Despite the critical drubbing it now receives from the collector community, Ford sold more than 1 million Mustang IIs over its five-year run during largely awful economic times. It would be easy to screw up that kind of sales record, so any new Mustang had a hard act to follow. Luckily, Ford developed a winner that lasted a decade and a half with relatively minor alterations with bones that lived under Mustangs clear into 2004.
Much as the original Mustang had Falcon underpinnings, the new-for-1979 Fox-platform Mustang used new-for-1978 Ford Fairmont chassis basics, including MacPherson strut front suspension, rack-and-pinion steering, and sections of the Fairmont’s floorpans. Fairmont was Ford’s new bread-and-butter sedan and had been met with strong positive reaction from both the press and consumers for its overall package of cost, room, efficiency, and driving pleasure; it was a no-brainer to base the redesigned 1979-’93 Ford Mustang upon it. Unusually for the era of gas-crunch-influenced downsizing, the Mustang (no Roman numeral attached) managed to be bigger than the car it replaced: Its wheelbase and overall length stood 4-plus inches larger, while overall height, plus front and rear track, all grew an inch. And yet the new Mustang, without the use of exotic materials like aluminum in the body or engine, weighed 200 pounds less than a comparable Mustang II.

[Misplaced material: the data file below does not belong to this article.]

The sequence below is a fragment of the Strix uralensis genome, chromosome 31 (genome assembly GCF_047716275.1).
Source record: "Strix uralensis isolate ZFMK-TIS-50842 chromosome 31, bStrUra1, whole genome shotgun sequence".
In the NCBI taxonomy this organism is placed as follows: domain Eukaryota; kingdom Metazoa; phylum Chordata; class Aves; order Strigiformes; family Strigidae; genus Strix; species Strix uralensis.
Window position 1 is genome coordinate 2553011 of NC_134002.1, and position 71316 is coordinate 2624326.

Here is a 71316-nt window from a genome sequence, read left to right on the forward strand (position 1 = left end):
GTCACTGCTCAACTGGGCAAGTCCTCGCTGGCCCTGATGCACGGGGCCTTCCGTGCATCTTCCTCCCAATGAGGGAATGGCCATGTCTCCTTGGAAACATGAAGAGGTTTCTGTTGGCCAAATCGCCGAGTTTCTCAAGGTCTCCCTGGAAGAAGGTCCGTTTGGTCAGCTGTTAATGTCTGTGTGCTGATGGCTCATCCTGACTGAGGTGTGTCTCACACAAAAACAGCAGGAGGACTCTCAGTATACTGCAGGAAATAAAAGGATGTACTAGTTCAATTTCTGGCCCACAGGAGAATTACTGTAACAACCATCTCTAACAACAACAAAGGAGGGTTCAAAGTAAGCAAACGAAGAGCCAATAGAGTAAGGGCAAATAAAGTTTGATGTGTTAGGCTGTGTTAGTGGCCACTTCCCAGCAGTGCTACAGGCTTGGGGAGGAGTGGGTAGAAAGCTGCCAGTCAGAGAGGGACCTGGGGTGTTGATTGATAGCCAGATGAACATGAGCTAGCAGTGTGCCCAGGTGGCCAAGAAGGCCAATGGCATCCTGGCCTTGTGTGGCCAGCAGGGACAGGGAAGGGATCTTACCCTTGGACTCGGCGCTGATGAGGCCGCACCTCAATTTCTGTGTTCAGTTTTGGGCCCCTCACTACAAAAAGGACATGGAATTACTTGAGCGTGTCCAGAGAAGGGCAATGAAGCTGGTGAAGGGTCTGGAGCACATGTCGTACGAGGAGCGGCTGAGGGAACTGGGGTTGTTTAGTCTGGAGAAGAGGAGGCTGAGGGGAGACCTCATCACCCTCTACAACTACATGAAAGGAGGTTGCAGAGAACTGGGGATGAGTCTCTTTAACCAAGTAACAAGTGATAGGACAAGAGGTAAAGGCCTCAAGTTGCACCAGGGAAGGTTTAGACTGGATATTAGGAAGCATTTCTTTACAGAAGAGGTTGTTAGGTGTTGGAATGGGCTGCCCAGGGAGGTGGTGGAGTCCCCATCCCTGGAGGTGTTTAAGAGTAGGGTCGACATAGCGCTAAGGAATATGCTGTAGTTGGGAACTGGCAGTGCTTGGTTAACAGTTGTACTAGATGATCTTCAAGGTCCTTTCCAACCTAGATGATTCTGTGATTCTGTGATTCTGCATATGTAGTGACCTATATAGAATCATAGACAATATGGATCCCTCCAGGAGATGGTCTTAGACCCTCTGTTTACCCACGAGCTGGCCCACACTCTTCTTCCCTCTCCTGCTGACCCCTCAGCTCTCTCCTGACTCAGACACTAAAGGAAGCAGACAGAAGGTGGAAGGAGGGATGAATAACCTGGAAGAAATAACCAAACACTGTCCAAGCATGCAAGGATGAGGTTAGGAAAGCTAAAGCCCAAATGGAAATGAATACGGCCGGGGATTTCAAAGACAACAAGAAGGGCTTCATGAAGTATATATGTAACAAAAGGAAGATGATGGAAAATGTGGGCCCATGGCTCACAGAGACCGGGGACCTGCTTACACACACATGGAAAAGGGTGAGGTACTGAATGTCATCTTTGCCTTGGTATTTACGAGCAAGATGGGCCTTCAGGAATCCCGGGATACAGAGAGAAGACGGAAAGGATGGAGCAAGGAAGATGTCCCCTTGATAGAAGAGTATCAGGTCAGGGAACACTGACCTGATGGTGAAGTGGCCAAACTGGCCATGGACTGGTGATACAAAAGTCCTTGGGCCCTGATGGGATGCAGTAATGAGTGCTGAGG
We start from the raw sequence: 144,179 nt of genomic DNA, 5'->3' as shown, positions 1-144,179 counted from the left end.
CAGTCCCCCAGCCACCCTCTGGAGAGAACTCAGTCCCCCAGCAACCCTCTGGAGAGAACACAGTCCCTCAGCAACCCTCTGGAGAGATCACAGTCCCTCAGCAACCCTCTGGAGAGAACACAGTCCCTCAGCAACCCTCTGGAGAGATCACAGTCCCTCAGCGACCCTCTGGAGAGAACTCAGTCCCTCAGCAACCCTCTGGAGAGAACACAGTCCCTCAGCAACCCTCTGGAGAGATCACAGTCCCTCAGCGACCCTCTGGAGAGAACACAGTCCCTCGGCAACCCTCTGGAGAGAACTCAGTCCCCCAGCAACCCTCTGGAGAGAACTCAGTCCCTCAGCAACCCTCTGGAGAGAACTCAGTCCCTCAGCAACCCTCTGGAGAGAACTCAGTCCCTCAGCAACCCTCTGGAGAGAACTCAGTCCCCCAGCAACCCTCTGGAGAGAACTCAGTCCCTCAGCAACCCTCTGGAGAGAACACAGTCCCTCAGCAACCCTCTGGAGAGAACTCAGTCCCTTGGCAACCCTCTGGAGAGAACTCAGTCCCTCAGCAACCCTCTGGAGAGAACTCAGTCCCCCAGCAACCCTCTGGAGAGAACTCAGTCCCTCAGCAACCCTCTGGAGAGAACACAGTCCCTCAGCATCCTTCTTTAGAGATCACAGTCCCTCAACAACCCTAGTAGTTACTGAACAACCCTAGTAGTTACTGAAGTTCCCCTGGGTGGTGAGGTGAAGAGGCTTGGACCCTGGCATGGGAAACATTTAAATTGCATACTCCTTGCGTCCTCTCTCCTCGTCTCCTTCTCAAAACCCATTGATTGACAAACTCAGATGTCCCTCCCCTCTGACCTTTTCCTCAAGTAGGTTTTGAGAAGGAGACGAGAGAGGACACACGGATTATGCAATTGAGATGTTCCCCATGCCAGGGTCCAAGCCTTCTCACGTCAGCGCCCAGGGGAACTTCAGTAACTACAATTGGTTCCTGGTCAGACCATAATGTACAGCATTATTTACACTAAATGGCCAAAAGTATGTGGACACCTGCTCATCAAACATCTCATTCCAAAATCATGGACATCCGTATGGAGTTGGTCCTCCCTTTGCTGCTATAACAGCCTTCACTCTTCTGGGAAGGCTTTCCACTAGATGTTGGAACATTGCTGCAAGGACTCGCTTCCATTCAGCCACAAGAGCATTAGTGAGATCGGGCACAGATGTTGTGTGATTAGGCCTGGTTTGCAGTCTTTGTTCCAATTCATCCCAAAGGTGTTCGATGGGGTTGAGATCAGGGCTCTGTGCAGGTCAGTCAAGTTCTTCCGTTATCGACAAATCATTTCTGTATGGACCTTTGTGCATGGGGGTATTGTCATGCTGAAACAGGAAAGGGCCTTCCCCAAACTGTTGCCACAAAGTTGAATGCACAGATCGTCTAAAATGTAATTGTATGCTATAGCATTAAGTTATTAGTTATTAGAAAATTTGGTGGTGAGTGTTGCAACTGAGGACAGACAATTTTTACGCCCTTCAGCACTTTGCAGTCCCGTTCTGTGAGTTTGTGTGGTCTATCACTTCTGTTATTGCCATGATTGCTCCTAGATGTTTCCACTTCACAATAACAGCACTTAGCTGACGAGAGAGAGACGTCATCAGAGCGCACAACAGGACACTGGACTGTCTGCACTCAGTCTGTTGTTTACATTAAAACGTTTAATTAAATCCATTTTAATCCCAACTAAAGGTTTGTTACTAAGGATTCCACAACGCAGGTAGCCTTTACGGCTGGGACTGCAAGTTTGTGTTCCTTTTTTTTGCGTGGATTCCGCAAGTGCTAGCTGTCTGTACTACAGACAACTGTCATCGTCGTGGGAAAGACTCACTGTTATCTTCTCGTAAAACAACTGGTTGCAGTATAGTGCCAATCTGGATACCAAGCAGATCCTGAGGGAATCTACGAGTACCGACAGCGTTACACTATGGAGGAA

One of the reasons the Mustang II caught so much flack is that, despite wild-looking stripes-and-spoilers versions like the Cobra II and King Cobra, the top engine was a 134-horsepower 5-liter V-8 —a far cry from the Mustang’s ’60s performance image. In truth, the V-8 was more or less a carryover for 1979, and the hot high-tech turbocharged 2.3-liter four made 132 horsepower. But the style and driving dynamics won customers over. Once the GT reappeared for 1982, Mustang never looked back: It renewed its cross-town rivalry with the Camaro, which was going through its own downsizing and performance renaissance, and quickly became the choice for hometown-hero hotshoes. Mustang’s second life, post-1987 as a late-model cheap-thrills machine, was furthered by its combination of robust simplicity and forward-thinking, high-tech, easily manipulated components. It’s fair to say that these cars are still affordable: Even clean examples of the hottest performance models (bar the limited Cobra R, and the best examples of the ’93 Cobra) remain at or below their original sticker price, and if you go the restoration route, there are plenty of unwanted boneyard specials to donate parts to one that will be improved and cherished. But its legacy, serving as a highlight among generations of Mustang, remains strong today. The Fox Mustang lasted for such a long time and sold so many copies over its 15-year life (2.6 million, not including the hundreds of thousands of Fox-based Mercury Capris built from 1979-’86) that breakdowns for individual model years will be impossible. It also means that there are plenty of examples out there in the wild to choose from, and doubtless plenty more that can be scored for a bargain and picked for parts.